LINCOLN SQUARE — The people have spoken — and they are getting a crosswalk countdown signal at Western and Sunnyside avenues, just one of the infrastructure projects Ald. Ameya Pawar (47th) announced he intends to fund in 2013.
With $1.3 million in discretionary funds at his disposal and $6 million in proposed infrastructure upgrade requests, Pawar surveyed residents to prioritize projects, with more than 1,500 voting online.
Members of his staff then independently assessed where need was greatest and combined that information with data collected from the 311 system.
The final list of projects to be funded this year was revealed Tuesday night at the alderman's Ward Council meeting, held at Bethany Retirement Community.
Street resurfacing, which costs approximately $65,000 per residential block, has been approved for the 4900 block of North Ravenswood Avenue, the 3700 block of North Ravenswood, the 2400 block of West Sunnyside Avenue and 1600-1800 W. Berteau Ave.
A former bus turnaround at 4600 N. Ravenswood Ave. will be converted into 50 non-metered diagonal parking spaces.
Pedestrian safety measures include the aforementioned countdown signal, which will benefit Queen of Angels school and church, as well as neighbors crossing Western Avenue to reach Welles Park.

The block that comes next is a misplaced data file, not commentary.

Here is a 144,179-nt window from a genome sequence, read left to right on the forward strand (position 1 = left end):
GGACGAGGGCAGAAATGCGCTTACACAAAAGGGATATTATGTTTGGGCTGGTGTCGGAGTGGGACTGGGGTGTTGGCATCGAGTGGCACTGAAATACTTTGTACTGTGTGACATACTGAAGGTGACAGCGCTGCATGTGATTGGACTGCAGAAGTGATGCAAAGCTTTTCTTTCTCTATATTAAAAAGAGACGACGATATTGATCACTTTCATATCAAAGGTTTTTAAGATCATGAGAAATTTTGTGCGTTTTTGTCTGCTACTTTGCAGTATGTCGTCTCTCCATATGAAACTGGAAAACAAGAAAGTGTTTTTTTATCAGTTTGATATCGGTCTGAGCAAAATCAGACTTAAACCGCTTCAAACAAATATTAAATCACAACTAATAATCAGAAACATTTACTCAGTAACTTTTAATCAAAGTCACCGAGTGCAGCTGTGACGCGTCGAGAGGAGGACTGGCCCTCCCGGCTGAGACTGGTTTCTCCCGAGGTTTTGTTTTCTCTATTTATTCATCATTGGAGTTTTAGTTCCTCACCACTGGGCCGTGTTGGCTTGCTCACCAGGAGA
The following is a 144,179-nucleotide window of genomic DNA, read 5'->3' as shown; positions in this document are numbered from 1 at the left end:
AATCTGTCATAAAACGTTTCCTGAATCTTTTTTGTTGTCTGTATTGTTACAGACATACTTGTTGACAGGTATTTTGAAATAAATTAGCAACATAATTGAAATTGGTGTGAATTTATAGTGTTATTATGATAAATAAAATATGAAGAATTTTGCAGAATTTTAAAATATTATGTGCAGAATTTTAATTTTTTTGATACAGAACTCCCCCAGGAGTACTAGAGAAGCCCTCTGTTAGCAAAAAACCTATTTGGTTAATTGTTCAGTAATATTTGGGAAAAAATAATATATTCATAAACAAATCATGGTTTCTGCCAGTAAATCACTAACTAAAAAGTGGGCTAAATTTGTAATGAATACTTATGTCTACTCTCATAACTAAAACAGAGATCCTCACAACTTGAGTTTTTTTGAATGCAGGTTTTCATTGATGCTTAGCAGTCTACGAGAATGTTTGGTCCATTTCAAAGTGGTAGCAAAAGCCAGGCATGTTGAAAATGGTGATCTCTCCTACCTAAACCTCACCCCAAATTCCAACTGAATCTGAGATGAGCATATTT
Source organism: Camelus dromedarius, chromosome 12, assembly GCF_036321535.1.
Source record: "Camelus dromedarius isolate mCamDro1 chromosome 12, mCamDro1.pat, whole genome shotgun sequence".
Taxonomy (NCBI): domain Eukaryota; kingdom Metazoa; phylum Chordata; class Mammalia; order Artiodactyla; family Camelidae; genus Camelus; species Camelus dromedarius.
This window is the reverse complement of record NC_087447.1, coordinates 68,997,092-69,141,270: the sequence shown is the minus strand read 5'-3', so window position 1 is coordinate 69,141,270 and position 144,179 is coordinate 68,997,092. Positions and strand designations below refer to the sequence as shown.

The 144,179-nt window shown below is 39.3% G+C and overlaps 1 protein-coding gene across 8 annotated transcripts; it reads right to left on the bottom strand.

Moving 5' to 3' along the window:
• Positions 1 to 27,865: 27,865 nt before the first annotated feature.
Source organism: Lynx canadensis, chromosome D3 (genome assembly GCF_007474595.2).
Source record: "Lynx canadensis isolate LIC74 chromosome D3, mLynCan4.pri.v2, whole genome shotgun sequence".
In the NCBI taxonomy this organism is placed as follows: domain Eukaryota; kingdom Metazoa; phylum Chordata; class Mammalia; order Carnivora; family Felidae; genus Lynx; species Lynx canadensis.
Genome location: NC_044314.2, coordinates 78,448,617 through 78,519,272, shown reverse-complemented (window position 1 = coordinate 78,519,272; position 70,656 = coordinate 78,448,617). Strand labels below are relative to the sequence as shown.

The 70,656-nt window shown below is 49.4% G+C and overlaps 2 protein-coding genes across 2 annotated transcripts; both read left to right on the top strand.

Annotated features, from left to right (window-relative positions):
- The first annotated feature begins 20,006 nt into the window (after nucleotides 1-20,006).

A pedestrian island will be constructed at the awkward intersection of Leland and Lincoln avenues, as well as at Cornelia and Western avenues, the latter in response to safety concerns expressed by the Lane Tech High School community.
Alleys were identified as a top concern of residents in a preliminary list of potential menu projects, and several made the final cut, including alleys in the 4500 block of North Paulina Street and the 5000 block of North Claremont Avenue.
Though alleys are currently slated for asphalt resurfacing, further examination by the Chicago Department of Transportation might call for a change in plans, said Bill Higgins, program analyst and coordinator in the 47th Ward Office.
"Alleys are a big source of flooding," Higgins said. If one of the alleys chosen for resurfacing ends up being one where significant flooding occurs, the city might require a "green" alley with permeable pavement to provide better drainage.
The cost difference is significant — $35,000 for a standard alley vs. $180,000 for a green alley — meaning Pawar's list of projects is not set in stone. If some projects cost more than estimated, others will fall by the wayside, to be revisited in 2014, he said.
Residents at Tuesday's meeting asked whether crumbling curb ramps, installed per the American Disabilities Act, will be considered for future repairs.
Pawar said he intended to hold the contractor responsible for replacing the deteriorating ramps.
"It was an unfunded mandate" and done on the cheap, he said. "We ended up with some really terrible work."
The complete survey results and list of projects funded for 2013 can be found on the 47th Ward's website.